economics Archives

  1. The Political Compass →

    Every four years or so, usually during presidential primary season, I visit the Political Compass website. After a short survey, the website uses your stance on various issues to mark where you stand on graph measuring economic and social beliefs. It also shows where you stand relative to various historical persons.

  2. Minimum Wage Machine →


    The minimum wage machine allows anybody to work for minimum wage. Turning the crank will yield one penny every 4.5 seconds, for $8.00 an hour, or NY state minimum wage (2014). If the participant stops turning the crank, they stop receiving money.

  3. Why Lego Is Spending Millions To Ditch Oil-Based Plastic →

    It would be exciting to see what materials they create that can used elsewhere in the world as an oil-based plastic substitute. I hope they succeed in their quest.

    Three years ago, it set the goal of finding a sustainable alternative by 2030, and quickly realized that the project would be a major challenge. “If we want to reach our ambition by 2030, we need to invest a significant amount of money,” says Trangbaek.

    The company is pouring 1 billion Danish krone, or around $150 million, into a new sustainable materials center that will open in 2016 and plans to add another 100 employees focused specifically on finding new materials for their toys and packaging. The classic bricks will likely still look and feel exactly the same when the company makes the shift; the material will still be plastic, just something that’s not made from oil.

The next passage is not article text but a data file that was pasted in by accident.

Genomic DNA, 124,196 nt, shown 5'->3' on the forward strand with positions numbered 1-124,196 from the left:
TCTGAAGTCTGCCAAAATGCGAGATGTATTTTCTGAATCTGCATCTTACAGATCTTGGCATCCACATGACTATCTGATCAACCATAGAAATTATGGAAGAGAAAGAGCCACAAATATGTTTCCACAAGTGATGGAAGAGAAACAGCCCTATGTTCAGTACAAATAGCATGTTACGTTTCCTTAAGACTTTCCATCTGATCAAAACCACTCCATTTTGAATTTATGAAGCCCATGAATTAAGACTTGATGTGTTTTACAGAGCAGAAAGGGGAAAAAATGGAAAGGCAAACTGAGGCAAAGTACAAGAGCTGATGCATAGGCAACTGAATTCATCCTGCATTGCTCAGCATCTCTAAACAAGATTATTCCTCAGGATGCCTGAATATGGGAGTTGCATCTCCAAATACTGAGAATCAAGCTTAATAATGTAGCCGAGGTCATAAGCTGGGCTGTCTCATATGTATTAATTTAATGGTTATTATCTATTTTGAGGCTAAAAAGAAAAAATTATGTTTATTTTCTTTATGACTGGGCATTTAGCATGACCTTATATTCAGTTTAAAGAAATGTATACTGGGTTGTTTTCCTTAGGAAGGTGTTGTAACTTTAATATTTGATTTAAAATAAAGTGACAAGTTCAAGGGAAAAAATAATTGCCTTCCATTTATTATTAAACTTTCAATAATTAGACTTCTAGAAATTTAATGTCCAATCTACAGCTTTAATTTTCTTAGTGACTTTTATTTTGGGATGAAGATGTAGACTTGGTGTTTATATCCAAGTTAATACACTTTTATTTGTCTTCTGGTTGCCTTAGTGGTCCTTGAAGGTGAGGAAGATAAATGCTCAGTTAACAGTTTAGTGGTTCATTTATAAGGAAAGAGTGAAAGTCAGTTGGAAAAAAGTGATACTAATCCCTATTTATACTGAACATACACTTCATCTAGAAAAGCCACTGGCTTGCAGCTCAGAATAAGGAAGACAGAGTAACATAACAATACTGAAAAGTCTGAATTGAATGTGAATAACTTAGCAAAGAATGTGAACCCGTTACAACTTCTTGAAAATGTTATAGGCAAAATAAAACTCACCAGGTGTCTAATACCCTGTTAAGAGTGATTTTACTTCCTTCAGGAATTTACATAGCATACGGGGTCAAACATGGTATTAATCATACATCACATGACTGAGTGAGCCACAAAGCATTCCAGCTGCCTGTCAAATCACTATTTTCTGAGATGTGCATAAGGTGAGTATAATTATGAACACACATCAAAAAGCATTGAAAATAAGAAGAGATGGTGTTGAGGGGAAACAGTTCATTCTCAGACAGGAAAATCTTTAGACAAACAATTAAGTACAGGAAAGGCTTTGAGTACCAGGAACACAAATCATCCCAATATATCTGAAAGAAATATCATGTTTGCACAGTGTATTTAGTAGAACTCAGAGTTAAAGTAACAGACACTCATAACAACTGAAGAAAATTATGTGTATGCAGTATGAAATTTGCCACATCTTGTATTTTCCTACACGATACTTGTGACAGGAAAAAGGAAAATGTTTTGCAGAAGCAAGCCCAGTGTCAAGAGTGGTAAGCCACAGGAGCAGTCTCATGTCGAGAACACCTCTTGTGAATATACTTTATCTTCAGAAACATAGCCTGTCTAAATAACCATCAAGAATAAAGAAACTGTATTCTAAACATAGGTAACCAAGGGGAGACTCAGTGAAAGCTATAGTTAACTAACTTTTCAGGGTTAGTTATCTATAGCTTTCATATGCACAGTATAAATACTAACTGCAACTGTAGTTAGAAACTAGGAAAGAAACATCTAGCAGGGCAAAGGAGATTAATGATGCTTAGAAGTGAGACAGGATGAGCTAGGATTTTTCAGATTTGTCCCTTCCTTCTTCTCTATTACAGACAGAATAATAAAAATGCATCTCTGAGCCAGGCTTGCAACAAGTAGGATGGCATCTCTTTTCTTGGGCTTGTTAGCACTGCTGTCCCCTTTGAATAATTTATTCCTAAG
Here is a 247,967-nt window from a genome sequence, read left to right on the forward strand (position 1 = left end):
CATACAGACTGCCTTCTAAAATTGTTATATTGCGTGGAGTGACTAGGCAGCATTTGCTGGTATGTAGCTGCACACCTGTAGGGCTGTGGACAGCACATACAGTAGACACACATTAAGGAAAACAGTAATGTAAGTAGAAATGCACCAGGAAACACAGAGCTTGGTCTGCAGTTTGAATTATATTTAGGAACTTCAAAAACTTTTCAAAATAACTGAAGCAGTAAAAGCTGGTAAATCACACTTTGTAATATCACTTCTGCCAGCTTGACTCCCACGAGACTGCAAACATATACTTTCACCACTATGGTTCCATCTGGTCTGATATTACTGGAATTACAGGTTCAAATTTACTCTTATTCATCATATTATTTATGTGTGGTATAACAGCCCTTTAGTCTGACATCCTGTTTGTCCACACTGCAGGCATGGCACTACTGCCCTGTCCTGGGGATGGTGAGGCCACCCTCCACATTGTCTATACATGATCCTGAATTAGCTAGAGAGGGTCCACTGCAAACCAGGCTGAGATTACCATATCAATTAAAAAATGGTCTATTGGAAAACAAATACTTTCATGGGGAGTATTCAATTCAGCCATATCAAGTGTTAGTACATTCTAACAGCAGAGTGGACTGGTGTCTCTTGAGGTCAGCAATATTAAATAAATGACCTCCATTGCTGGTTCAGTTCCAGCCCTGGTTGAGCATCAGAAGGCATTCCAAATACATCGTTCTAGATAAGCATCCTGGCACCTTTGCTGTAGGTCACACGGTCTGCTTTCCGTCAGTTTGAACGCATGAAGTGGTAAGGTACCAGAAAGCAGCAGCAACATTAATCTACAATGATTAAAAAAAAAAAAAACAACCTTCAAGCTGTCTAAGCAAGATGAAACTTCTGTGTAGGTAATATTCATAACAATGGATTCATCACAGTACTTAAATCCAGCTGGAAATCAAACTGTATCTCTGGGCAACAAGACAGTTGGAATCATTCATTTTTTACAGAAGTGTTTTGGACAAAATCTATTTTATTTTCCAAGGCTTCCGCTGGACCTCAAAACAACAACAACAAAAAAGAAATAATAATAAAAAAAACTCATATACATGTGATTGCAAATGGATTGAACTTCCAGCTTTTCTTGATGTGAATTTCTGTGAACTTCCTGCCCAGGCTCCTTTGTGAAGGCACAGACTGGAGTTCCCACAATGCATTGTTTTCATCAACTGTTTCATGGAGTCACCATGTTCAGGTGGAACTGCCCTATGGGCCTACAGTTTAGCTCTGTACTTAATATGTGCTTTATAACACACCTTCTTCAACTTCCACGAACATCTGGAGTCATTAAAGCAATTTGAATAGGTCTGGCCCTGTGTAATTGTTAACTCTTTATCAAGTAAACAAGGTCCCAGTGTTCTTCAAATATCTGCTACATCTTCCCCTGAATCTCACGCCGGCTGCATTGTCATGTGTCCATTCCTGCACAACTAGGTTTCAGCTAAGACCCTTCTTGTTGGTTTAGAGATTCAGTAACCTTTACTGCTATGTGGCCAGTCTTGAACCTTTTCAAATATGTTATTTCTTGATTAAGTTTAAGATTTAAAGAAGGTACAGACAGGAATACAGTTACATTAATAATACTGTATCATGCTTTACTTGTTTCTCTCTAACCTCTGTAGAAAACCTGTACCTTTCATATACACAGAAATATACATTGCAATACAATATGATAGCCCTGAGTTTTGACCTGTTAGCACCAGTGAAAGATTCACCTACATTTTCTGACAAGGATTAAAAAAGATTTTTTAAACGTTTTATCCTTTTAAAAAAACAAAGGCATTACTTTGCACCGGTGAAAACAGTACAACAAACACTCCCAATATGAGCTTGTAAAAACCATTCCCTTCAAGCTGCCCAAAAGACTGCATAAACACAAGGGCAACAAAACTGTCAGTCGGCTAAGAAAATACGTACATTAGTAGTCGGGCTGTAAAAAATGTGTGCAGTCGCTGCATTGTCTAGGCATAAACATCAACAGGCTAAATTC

(via Daring Fireball)

  4. Lego Overtakes Ferrari as the World’s Most Powerful Brand →

    Never underestimate the power of a brand:

    Analysis of the world’s top brands shows Lego has replaced Ferrari as the most powerful

    On familiarity and loyalty — I suppose it helps to get them (b)locked in at an early age:

    Lego is the World’s most powerful brand. It scores highly on a wide variety of measures on Brand Finance’s Brand Strength Index such as familiarity, loyalty, promotion, staff satisfaction and corporate reputation.

    (via Brickset)

  5. The End of Guitar Center →

    I don’t know anyone that would actually be upset by this. Make sure you read the whole way through and watch the video of Guitar Center’s Times Square opening.

    Sounds to me like a business opportunity:

    when I visited the NAMM Show in Anaheim, California only days ago, I found that the overwhelming majority of industry figures with whom I spoke spent very little time or energy on the critical analysis of a firm which represents 28% of the industry, a total $2.1 billion out of $7 billion. As a result, we can assume that few people will have contingency plans for potentially disruptive scenarios resulting from Guitar Center’s fate, but that is hardly unprecedented in the history of business.

    There are some good quotes in the article but my favorite is the author’s closing statement::

    We’re all analyzing the most mundane details of the terminal symptoms of this sickness that has seized American business culture in the past twenty years. Perhaps we need to heal that disease before we can back to fun things such as playing guitar and running profitable companies.

    (via Texas Blues Alley)